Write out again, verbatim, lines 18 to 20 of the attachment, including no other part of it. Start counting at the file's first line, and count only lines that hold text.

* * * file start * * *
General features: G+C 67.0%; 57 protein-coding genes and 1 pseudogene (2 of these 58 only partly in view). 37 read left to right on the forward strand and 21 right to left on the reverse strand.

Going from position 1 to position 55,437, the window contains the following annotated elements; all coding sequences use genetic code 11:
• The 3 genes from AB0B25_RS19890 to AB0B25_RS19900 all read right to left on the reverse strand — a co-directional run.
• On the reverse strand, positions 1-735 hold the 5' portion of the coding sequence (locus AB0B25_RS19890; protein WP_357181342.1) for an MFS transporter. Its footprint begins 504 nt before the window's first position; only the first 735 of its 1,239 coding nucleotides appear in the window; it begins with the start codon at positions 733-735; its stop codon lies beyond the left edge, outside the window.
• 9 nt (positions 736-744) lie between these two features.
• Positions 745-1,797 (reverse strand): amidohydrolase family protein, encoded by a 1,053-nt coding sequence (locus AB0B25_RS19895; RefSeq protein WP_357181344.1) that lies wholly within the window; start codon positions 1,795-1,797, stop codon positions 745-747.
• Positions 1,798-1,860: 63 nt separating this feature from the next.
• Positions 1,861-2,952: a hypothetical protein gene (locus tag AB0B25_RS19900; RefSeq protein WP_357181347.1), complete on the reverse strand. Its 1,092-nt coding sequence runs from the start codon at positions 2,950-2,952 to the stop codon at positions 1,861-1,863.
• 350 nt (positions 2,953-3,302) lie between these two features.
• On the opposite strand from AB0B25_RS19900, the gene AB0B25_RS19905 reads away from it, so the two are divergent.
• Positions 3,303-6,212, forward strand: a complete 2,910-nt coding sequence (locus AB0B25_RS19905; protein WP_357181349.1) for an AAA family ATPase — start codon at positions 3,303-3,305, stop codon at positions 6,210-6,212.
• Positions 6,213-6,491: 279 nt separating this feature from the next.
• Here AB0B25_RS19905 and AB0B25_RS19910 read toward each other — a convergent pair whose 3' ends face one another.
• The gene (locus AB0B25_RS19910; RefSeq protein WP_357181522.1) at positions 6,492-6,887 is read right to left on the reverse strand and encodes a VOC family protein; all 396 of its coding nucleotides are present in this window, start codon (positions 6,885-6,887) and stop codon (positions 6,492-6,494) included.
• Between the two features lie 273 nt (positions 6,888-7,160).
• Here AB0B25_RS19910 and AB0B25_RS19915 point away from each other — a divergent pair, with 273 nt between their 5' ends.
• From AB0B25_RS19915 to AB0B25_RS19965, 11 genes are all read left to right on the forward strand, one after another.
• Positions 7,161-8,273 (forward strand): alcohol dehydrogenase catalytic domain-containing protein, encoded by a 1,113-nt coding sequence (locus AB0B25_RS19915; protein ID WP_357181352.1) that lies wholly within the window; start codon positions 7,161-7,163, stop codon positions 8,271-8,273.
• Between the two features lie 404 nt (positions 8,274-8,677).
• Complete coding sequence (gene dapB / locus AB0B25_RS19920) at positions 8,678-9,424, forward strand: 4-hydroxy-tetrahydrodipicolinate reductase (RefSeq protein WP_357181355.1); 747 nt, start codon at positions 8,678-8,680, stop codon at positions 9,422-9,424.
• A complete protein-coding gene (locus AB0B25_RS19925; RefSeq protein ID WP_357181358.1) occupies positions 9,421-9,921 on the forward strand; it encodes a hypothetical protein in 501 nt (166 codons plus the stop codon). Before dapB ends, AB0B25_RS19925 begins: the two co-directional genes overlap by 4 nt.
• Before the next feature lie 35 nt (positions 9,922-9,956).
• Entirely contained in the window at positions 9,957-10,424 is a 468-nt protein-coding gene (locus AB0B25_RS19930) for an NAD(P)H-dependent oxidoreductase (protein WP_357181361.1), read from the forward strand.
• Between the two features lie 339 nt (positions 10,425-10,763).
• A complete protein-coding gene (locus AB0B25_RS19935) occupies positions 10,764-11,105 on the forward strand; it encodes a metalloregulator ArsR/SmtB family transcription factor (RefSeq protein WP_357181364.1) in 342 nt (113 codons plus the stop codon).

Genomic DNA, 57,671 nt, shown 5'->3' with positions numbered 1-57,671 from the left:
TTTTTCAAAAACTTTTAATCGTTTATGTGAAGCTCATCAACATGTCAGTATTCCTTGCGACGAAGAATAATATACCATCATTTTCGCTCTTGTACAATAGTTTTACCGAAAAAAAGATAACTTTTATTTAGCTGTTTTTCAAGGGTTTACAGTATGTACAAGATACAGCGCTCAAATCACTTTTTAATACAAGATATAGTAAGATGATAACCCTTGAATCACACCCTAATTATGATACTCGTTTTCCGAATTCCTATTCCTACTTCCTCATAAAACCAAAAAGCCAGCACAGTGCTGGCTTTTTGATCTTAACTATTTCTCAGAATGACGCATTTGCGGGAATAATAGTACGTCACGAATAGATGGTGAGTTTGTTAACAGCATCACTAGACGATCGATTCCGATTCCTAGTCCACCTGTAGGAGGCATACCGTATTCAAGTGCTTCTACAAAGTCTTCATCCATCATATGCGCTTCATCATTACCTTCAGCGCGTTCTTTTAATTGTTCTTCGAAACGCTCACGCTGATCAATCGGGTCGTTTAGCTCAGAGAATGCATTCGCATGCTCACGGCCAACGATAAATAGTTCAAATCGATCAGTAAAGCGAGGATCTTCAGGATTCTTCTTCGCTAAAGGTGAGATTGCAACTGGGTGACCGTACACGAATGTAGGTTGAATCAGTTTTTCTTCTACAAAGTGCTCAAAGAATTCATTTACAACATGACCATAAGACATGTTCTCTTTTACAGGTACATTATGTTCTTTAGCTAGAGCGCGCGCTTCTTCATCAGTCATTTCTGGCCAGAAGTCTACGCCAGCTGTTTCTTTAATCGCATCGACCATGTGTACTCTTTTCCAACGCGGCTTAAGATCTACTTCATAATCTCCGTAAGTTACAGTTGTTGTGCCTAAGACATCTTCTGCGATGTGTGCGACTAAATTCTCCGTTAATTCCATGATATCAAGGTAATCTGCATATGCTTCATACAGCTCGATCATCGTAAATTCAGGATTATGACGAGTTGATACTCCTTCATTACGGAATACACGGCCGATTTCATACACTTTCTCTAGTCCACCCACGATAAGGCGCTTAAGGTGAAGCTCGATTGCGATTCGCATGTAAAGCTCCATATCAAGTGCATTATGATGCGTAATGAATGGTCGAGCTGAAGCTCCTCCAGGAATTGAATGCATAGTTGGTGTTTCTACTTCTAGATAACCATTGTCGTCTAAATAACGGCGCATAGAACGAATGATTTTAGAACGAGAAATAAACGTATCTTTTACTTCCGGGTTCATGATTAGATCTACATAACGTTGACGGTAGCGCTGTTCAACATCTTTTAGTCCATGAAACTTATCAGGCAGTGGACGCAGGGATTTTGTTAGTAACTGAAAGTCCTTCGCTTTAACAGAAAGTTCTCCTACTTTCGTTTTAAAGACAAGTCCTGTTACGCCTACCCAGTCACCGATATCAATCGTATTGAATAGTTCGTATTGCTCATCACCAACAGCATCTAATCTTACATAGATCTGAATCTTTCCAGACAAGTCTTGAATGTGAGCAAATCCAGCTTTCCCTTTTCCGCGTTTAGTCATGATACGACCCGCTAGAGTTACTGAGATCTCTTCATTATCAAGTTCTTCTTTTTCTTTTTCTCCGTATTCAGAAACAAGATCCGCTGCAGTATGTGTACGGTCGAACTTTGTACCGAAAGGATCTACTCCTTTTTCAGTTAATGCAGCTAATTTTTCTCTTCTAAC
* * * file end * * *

• Positions 7,161-8,273 (forward strand): alcohol dehydrogenase catalytic domain-containing protein, encoded by a 1,113-nt coding sequence (locus AB0B25_RS19915; protein ID WP_357181352.1) that lies wholly within the window; start codon positions 7,161-7,163, stop codon positions 8,271-8,273.
• Between the two features lie 404 nt (positions 8,274-8,677).
• Complete coding sequence (gene dapB / locus AB0B25_RS19920) at positions 8,678-9,424, forward strand: 4-hydroxy-tetrahydrodipicolinate reductase (RefSeq protein WP_357181355.1); 747 nt, start codon at positions 8,678-8,680, stop codon at positions 9,422-9,424.